Henry Golding 'Realigned' His Priorities After Welcoming Daughter Lyla: 'It's Been an Absolute Joy'

The Snake Eyes star — and new dad — opens up about breaking barriers in Hollywood and learning to slow down after a relentless few years

After winning over hearts — and audiences — as the sweet and dashing Nick Young in 2018's Crazy Rich Asians, Henry Golding was wary of losing momentum.

Following the movie's release, the Malaysian-born Brit starred in a string of blockbusters, including A Simple Favor and Last Christmas, and the 2019 indie film Monsoon, which garnered him critical acclaim.

"You're always kind of like, 'When am I ever going to get another project?'" Golding, 34, who moved to L.A. in 2019 with his wife, Liv Lo, 36, a Taiwanese-Italian fitness entrepreneur, tells PEOPLE in its latest issue.

The star — who was away for months in Vancouver and Japan in late 2019 and early 2020 to shoot his upcoming film Snake Eyes (out July 23) — didn't get a chance to settle into his new home until the pandemic forced him to take a career break.

For more on Henry Golding and his life now with baby Lyla, pick up the latest issue of PEOPLE, on newsstands Friday.

"You can plan and plan and plan until you're red in the face, but it only takes a pandemic to be like, 'Nope,' " he says. "It [made me] understand that you can't get time back. Sometimes you got to say 'No' and make those hard decisions for the better of your personal life — and your soul."

Acknowledging how difficult the pandemic was for many throughout the world, Golding says he found his silver lining in the precious time he was able to spend with Liv, who gave birth to their daughter, Lyla, on March 31.

"We were able to focus on family time and really explore the West coast together and be present for the entire pregnancy journey," he says. "Money can't buy that. I've realigned what's important in life."

Becoming a father has also pushed Golding to think more deeply about the kind of world he hopes to raise his daughter in.

"I have an Asian American baby, and I hope that I've helped lay a foundation where she grows up in a society that accepts you for who you are," he says. "It's important to lend a voice where possible."

As one of few Asian men landing lead roles on the big screen, he's also determined to continue breaking barriers in Hollywood.

henry golding and lyla
Henry Golding/Instagram

"It's really about if the characters are written with justice: Are they three-dimensional? Is there a backstory? Is there a reason why they're from this certain country or of this certain ethnicity?" says Golding, who plays the titular character in Snake Eyes, a ninja warrior originally written as a white man in Larry Hama's comic book series. "We don't want to be the butt of the joke. It's not funny anymore."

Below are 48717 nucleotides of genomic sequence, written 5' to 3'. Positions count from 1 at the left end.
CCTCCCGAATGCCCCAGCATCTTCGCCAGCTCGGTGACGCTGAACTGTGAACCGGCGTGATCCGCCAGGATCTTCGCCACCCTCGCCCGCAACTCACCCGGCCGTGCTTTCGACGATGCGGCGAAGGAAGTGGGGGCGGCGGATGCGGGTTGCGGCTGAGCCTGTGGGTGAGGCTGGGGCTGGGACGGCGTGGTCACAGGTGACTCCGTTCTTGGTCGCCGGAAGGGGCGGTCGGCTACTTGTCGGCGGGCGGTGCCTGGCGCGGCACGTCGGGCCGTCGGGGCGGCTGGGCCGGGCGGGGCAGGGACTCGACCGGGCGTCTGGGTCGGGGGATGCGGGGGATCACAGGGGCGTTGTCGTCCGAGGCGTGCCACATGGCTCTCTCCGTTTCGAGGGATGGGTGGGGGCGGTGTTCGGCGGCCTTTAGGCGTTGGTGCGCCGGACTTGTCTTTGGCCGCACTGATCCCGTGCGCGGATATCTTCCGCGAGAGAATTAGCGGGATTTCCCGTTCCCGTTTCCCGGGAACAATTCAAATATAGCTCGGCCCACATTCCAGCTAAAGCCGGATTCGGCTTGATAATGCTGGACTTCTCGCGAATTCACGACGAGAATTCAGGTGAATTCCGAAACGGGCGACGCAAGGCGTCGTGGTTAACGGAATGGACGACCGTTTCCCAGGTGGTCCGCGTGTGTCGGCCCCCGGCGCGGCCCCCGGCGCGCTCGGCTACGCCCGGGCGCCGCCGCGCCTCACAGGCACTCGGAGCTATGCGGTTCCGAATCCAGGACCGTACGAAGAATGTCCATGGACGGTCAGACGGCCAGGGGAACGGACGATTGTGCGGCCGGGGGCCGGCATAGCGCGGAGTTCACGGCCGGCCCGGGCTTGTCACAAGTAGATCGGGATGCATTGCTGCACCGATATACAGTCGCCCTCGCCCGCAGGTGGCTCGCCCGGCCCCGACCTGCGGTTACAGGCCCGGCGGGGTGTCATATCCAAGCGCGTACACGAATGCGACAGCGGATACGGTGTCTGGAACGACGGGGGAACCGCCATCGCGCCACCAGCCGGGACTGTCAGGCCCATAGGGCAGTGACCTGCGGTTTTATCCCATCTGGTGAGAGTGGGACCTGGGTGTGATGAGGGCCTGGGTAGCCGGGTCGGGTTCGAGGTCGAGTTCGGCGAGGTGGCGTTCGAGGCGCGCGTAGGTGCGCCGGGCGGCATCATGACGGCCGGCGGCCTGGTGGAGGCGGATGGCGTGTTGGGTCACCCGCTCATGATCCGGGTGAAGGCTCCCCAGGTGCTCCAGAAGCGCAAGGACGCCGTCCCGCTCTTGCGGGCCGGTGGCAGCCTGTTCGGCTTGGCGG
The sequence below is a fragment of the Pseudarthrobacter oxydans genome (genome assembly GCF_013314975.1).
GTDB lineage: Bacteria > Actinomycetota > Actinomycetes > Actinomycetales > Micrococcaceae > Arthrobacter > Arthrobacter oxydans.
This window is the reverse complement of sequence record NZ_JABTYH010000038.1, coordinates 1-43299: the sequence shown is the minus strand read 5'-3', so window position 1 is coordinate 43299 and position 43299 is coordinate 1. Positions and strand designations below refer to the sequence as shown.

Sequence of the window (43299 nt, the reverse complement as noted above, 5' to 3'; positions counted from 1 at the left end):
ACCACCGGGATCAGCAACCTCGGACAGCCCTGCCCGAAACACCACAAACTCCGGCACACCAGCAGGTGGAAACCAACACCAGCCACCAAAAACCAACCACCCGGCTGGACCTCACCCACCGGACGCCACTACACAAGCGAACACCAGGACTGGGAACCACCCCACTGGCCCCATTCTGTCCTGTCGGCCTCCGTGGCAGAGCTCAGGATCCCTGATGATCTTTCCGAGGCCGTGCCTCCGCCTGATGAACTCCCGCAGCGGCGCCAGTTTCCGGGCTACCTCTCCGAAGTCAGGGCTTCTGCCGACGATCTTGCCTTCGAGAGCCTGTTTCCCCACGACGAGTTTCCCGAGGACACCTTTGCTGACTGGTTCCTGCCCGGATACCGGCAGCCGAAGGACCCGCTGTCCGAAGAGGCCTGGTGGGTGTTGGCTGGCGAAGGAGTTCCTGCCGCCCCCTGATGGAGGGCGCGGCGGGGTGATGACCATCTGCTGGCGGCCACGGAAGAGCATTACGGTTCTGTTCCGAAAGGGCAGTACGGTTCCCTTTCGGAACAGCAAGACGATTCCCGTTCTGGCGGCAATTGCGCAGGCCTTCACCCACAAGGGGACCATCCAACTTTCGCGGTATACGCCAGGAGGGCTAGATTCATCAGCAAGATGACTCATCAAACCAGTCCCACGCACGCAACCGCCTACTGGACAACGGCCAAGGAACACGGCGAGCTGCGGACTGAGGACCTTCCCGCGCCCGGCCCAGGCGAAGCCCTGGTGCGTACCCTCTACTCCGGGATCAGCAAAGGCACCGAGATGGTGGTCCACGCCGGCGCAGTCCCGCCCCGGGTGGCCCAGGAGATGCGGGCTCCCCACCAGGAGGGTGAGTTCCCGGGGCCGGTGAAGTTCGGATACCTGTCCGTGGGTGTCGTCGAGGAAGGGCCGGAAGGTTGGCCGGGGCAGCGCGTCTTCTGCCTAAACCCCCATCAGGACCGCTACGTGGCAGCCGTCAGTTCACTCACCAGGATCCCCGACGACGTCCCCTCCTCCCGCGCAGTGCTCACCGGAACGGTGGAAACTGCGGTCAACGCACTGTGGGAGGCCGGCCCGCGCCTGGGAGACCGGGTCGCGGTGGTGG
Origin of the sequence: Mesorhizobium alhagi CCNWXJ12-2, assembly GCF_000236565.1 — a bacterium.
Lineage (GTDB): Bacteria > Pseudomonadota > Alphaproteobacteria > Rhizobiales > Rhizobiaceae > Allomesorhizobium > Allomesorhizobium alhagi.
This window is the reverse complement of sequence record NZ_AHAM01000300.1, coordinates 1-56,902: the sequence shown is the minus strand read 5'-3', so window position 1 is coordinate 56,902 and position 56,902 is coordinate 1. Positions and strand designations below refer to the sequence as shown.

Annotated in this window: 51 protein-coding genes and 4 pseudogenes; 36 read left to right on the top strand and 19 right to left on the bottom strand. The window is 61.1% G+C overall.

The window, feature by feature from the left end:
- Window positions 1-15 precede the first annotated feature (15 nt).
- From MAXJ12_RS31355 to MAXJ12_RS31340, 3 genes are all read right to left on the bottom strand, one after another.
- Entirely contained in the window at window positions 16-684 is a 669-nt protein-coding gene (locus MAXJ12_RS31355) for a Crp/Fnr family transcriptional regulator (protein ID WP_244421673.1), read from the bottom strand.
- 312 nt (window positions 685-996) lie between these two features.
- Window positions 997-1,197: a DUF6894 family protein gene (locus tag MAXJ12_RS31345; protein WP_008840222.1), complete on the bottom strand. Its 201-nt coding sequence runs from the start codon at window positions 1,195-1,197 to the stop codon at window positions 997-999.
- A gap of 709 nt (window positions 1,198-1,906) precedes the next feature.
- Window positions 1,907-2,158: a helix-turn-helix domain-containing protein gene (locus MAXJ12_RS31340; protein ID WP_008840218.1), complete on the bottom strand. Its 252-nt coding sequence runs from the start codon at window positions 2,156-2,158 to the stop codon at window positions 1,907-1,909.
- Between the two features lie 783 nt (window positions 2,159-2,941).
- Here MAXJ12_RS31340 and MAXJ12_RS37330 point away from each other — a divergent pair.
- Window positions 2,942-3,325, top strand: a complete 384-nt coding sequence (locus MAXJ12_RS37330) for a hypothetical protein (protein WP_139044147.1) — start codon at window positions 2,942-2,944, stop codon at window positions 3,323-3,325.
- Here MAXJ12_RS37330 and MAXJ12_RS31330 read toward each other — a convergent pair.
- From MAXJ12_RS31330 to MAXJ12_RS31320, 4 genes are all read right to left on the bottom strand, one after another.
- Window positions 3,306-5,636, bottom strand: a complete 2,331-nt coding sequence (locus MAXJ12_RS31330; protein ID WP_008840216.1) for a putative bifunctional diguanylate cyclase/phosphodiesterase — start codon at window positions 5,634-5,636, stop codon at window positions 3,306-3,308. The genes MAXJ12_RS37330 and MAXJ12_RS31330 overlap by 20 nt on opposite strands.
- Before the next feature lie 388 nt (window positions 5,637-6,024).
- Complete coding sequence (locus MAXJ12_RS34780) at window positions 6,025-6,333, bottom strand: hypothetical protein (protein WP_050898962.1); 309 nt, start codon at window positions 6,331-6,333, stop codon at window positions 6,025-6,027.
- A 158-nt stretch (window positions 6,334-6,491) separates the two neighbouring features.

The actor went through extensive sword and fight training to perform his own stunts in the film, and he's proud of how authentic the final product is.

"We really put ourselves to the test and spent hours upon hours in the gym with the most talented stunt guys in the business," he says. "We wanted to give it a sense of groundedness and to kick off an origin story with an immersion into a real world that we physically lived in."

Raised by a Malaysian mother and British father, the star says traveling with his family helped him gain a greater perspective of the world. Now, he hopes to do the same with his daughter.

"Lyla's already got one country on her little passport. We'll be collecting them and taking note for her," says Golding, who's been in England since May filming Netflix's upcoming film adaptation of Persuasion (alongside Dakota Johnson).

After spending some time in the U.K. with Golding, Liv and Lyla returned back home to L.A. — and the new dad is itching to reunite with his family.

"It's wonderful to get back into the saddle, [but] now there are other challenges when being away, and that's obviously being away from my brand-spanking-new baby daughter," he says.

"As soon as I finish this [movie], I'm going home. I know that this is the nature of the job, and Liv absolutely understands that as well," he adds. "There's no use pining over it because I'm here to work for us, but it doesn't stop me sort of yearning to be home. I can't wait until I get back."

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